Go to the Globe and Mail homepage

Jump to main navigationJump to main content

Barack Obama boards his campaign plane in San Antonio, Texas, March 3, 2008. (REUTERS/Jim Young/REUTERS/Jim Young)
Barack Obama boards his campaign plane in San Antonio, Texas, March 3, 2008. (REUTERS/Jim Young/REUTERS/Jim Young)

Andrew Steele

How to win an election: go knock on doors Add to ...

Everyone has a theory about why elections go the way they do:

“Barack Obama won the election because he understood new media.”

“In 2008, Obama only won the election because he won the critical states of Ohio, Pennsylvania, Michigan and Wisconsin by differentiating himself from McCain on trade.”

“The Bush Economy won the election for Obama”

All of these are interesting theories, but they are difficult to prove.

But there is one thing that is proven to increase voter turnout for your candidate: canvassing.

Professors at Yale University studied the impact of three forms of voter communications by campaigns on improved turnout. They used a 30,000 person sample in 1998 for elections in New Haven, Connecticut.

The findings are stark: Telephone canvassing has no significant impact on improving voter turnout. Direct mail has only a small impact on improving turnout.

The method of communication that most improves turnout -- and is the method that can best win your election -- is face-to-face canvassing by volunteers.

The team at Yale hypothesizes that the drop in turnout since the 1960s in American politics is due to the decline in political activism and thus a decline in volunteers to knock on doors.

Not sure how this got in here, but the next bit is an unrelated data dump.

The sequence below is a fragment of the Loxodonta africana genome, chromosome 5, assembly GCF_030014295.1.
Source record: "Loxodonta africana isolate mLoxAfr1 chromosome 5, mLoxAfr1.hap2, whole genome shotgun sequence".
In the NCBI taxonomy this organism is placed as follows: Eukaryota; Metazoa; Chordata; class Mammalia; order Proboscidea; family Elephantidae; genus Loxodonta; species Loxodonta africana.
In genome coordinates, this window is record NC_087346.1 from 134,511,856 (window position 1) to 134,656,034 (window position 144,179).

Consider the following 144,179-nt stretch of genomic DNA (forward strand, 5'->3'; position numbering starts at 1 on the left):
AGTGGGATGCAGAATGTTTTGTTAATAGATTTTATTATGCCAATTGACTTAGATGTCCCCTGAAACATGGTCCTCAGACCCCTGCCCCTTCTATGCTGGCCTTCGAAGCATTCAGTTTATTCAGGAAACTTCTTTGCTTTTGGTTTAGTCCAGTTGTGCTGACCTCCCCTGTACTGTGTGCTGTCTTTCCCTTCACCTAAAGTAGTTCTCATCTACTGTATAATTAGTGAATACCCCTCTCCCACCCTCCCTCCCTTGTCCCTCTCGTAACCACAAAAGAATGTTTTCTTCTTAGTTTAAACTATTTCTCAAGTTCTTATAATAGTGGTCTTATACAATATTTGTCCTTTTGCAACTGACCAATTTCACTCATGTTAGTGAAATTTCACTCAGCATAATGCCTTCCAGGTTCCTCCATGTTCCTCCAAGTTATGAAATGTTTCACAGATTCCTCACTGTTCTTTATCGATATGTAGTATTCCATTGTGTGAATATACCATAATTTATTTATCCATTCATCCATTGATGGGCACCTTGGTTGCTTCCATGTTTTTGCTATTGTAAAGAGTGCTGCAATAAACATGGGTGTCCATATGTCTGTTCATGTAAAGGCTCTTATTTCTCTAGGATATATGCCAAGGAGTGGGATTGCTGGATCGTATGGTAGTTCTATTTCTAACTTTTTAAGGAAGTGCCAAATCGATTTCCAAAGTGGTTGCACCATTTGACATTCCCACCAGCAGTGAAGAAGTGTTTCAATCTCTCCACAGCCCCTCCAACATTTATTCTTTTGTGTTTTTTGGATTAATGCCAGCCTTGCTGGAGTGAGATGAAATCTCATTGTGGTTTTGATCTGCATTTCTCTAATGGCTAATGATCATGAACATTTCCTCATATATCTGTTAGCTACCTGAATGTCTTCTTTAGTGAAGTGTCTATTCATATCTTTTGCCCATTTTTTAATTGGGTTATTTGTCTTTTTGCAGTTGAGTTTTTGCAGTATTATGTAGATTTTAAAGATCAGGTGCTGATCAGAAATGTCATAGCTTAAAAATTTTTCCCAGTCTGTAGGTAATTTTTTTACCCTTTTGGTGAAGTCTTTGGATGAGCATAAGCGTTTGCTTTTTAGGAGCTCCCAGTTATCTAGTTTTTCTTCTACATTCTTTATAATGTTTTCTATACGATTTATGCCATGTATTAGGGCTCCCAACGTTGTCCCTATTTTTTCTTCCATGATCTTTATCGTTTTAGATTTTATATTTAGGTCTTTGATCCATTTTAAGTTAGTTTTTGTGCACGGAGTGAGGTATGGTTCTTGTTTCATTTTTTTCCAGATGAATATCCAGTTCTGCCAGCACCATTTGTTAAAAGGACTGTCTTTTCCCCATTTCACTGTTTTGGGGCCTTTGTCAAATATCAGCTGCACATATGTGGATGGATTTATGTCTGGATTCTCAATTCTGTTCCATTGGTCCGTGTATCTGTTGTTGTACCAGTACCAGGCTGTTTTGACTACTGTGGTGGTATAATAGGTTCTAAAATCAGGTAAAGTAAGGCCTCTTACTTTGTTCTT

Their replacement with paid phone banks, robo-dialers and mail drops has failed to make up the loss in turnout.

So the formula is simple.

If you want to win an election, first you have to find and energize a cadre of people who will carry your message. They have to be motivated to knock on doors, not just once or twice but several times a week.

Their energy and enthusiasm with have a direct impact on your vote mobilization.

For local campaigns, this should be the primary thing candidates worry about: have I motivated a volunteer to canvass for me today?

For central campaigns, this should be one of the top things they teach candidates and campaign managers.

The Obama campaign did a lot of things right.

The thing they did best – and even their top people say this – is motivate their supporters to go out and talk to their neighbours.

They spent their money on a door-to-door ground game of volunteer mobilization, not on splashy TV ads or robo-calls.

So if you care about politics, get off this website and go knock on some doors.

Report Typo/Error

Follow us on Twitter: @GlobePolitics



Next story




Most popular videos »

More from The Globe and Mail

Most popular